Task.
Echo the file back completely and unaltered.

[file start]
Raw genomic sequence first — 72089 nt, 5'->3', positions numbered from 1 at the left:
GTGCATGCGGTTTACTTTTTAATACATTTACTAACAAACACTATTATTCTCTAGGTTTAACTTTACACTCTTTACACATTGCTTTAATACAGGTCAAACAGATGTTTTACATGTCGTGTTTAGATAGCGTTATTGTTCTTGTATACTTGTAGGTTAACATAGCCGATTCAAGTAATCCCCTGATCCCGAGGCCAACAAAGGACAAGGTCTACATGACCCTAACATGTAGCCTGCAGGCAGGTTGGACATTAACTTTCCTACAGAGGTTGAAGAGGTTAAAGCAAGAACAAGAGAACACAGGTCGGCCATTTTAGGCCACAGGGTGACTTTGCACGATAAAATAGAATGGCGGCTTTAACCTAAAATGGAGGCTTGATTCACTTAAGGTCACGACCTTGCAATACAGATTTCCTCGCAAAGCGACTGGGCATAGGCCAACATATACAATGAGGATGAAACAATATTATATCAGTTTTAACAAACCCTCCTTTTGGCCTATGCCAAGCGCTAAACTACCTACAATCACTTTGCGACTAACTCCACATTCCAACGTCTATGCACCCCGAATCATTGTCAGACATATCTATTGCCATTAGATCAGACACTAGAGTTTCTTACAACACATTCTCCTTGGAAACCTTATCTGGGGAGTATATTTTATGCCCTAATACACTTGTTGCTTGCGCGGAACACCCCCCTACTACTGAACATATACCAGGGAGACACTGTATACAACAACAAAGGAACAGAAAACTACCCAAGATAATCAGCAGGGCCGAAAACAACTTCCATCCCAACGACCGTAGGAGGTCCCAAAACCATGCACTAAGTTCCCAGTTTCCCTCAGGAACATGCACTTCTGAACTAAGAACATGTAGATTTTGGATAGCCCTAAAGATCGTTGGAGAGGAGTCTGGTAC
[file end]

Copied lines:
Raw genomic sequence first — 72089 nt, 5'->3', positions numbered from 1 at the left:
GTGCATGCGGTTTACTTTTTAATACATTTACTAACAAACACTATTATTCTCTAGGTTTAACTTTACACTCTTTACACATTGCTTTAATACAGGTCAAACAGATGTTTTACATGTCGTGTTTAGATAGCGTTATTGTTCTTGTATACTTGTAGGTTAACATAGCCGATTCAAGTAATCCCCTGATCCCGAGGCCAACAAAGGACAAGGTCTACATGACCCTAACATGTAGCCTGCAGGCAGGTTGGACATTAACTTTCCTACAGAGGTTGAAGAGGTTAAAGCAAGAACAAGAGAACACAGGTCGGCCATTTTAGGCCACAGGGTGACTTTGCACGATAAAATAGAATGGCGGCTTTAACCTAAAATGGAGGCTTGATTCACTTAAGGTCACGACCTTGCAATACAGATTTCCTCGCAAAGCGACTGGGCATAGGCCAACATATACAATGAGGATGAAACAATATTATATCAGTTTTAACAAACCCTCCTTTTGGCCTATGCCAAGCGCTAAACTACCTACAATCACTTTGCGACTAACTCCACATTCCAACGTCTATGCACCCCGAATCATTGTCAGACATATCTATTGCCATTAGATCAGACACTAGAGTTTCTTACAACACATTCTCCTTGGAAACCTTATCTGGGGAGTATATTTTATGCCCTAATACACTTGTTGCTTGCGCGGAACACCCCCCTACTACTGAACATATACCAGGGAGACACTGTATACAACAACAAAGGAACAGAAAACTACCCAAGATAATCAGCAGGGCCGAAAACAACTTCCATCCCAACGACCGTAGGAGGTCCCAAAACCATGCACTAAGTTCCCAGTTTCCCTCAGGAACATGCACTTCTGAACTAAGAACATGTAGATTTTGGATAGCCCTAAAGATCGTTGGAGAGGAGTCTGGTAC